Using New Media to Reach Women and Girls

Content From: Aisha Moore, Communications Associate, AIDS.govPublished: March 05, 20133 min read


March 10 National Women and Girls HIV/AIDS Awareness Day

National Women and Girls HIV/AIDS Awareness Day (NWGHAAD) is on March 10th. The goal of this annual observance day is to encourage people across the country to take action to address HIV/AIDS and raise awareness of its impact on women and girls. This year’s theme is “Share Knowledge. Take Action.” Sharing stories, photos, and resources using new media are among the ways you can take action on this important day.

Why is this day important?

As the HIV epidemic in the United States has changed over the last 30 years, women represent a larger share of new HIV infections. In 2011, women and adolescent girls (aged 13 and older) accounted for 21% of the estimated new diagnoses of HIV. While African American women continue to be disproportionately impacted, in December 2012 the CDC reported that new HIV infections among African American women were declining for the first time in over a decade.

Why use new and social media to reach women and girls?

According to Pew Research Center’s Internet & American Life Project, the typical users of social media are urban women under thirty years of age, the largest difference in gender of any site featured in the Pew report. When it comes to blogging, there are 3,236 health blogs in the BlogHer NetworkExit Disclaimer, the largest community of women who blog.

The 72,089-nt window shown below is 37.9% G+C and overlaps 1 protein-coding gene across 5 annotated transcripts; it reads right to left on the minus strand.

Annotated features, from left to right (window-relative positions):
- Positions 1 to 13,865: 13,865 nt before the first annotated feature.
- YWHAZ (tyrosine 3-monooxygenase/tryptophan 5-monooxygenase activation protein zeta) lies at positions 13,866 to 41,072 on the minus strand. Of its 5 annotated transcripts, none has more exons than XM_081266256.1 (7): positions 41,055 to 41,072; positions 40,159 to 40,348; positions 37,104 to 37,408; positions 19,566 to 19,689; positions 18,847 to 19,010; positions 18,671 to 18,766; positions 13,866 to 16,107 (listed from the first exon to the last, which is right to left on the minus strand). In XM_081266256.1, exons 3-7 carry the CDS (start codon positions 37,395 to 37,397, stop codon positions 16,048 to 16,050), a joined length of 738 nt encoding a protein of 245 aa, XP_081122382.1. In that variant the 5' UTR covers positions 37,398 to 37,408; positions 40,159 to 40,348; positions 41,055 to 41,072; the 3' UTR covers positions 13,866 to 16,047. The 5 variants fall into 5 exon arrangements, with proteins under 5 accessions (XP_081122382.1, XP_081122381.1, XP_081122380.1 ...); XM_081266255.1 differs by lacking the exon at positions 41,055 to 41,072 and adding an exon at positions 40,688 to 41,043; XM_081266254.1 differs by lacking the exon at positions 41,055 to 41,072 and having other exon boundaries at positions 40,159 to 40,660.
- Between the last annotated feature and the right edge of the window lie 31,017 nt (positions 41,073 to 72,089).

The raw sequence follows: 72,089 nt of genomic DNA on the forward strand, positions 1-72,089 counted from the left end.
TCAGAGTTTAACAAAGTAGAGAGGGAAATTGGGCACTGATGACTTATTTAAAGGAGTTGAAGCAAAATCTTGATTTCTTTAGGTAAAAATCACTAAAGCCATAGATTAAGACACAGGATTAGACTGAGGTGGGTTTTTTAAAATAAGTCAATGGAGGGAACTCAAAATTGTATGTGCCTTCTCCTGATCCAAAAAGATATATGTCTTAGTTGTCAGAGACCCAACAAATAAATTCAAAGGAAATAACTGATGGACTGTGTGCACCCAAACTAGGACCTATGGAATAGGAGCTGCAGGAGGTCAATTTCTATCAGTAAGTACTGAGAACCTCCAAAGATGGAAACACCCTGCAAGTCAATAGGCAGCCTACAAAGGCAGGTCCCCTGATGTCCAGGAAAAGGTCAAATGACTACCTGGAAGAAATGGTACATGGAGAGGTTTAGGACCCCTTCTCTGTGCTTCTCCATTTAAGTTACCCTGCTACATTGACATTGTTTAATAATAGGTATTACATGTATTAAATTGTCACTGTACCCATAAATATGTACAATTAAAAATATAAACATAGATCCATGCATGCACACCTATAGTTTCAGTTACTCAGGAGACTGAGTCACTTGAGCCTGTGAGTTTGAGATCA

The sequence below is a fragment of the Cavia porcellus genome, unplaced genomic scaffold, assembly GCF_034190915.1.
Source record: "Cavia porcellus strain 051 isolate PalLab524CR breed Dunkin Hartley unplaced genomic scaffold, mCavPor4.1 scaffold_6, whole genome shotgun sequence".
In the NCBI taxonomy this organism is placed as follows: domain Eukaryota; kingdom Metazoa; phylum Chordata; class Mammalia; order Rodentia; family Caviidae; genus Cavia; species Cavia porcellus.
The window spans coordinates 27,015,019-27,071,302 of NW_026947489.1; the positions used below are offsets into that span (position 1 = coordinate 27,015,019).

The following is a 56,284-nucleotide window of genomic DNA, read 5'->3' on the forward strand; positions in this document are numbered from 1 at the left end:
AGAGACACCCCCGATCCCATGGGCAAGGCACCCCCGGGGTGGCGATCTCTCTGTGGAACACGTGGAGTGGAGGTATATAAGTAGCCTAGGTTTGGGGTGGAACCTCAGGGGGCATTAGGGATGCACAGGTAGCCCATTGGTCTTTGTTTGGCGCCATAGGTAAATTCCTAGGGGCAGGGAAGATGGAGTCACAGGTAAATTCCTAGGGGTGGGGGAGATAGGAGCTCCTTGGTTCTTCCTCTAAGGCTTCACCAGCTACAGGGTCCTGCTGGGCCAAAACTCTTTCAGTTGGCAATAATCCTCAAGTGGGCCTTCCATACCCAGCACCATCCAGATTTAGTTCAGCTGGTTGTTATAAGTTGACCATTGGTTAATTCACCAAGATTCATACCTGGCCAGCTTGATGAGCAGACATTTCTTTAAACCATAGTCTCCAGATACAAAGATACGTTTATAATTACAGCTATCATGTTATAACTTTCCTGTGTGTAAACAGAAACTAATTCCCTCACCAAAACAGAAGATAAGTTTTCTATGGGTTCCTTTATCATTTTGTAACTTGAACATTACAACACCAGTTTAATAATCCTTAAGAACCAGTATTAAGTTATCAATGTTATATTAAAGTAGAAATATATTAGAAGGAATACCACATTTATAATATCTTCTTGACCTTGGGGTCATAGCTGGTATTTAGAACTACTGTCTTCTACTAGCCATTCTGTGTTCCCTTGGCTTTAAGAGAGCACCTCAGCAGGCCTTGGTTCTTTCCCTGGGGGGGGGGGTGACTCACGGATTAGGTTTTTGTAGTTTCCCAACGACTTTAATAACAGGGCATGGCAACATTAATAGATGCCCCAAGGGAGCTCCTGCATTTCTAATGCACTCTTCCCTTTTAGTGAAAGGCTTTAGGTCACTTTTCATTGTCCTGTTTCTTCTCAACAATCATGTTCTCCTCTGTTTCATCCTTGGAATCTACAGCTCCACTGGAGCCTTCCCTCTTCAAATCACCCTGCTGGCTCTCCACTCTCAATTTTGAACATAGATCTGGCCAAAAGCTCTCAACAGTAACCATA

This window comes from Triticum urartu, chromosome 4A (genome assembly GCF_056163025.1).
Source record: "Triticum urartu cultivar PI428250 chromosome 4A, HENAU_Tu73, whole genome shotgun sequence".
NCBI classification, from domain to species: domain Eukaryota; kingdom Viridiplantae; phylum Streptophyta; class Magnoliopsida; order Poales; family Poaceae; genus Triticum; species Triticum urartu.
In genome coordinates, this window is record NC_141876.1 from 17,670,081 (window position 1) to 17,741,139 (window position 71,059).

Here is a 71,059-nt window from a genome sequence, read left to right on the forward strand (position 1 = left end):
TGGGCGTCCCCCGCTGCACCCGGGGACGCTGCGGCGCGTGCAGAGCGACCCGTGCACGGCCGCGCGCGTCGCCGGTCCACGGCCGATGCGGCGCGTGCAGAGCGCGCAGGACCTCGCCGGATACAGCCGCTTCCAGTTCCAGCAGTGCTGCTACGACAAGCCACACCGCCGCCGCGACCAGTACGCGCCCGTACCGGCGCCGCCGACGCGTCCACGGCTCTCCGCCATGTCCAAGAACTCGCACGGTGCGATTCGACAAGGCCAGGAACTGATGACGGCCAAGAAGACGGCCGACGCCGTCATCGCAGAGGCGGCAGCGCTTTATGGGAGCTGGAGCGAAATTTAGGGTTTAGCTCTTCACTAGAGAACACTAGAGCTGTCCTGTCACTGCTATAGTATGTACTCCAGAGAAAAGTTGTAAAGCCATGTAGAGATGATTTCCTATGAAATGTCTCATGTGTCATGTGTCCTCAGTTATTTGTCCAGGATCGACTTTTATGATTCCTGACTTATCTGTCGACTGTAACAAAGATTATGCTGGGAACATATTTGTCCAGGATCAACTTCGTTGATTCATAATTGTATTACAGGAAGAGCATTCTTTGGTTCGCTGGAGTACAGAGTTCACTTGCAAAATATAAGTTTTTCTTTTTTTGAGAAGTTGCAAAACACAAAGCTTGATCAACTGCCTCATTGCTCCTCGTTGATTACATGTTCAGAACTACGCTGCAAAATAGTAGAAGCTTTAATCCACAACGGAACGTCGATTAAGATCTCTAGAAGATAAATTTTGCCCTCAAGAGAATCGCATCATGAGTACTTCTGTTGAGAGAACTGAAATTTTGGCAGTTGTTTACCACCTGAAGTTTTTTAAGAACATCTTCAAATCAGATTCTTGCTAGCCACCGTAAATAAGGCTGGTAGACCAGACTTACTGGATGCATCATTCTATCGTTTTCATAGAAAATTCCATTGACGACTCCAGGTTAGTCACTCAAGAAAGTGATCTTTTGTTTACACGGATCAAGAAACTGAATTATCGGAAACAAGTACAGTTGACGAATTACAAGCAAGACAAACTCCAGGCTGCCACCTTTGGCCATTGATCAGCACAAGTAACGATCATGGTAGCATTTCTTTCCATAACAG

How is the HIV community using new media to reach women and girls?

Red Pump Project: For the fifth year in a row, the “Rock the Red Pump” campaign is encouraging bloggers to add the “Rock the Red Pump” widget on their blogs and to dedicate a blog post on March 10th to the topic of HIV among women and girls. The Red Pump Project also has a photo-sharing campaign where women can upload pictures on new media sites of themselves wearing their favorite pair of red shoes. People who upload photos are encouraged to use the hashtag #RocktheRedPumpExit Disclaimer.A Girl Like Me: The Well Project created the “A Girl Like MeExit Disclaimer” blog where women and girls share stories of how HIV impacts their lives. It is an online space where women from around the world can share stories that inspire and provide comfort to women who may feel they are alone living with HIV. Many of the contributors also include photos and videos with their stories.

How can you get involved with NWGHAAD?

Have ideas for bringing visibility to National Women and Girls HIV/AIDS Awareness Day? We want to hear from you! Please use the comments to share opportunities.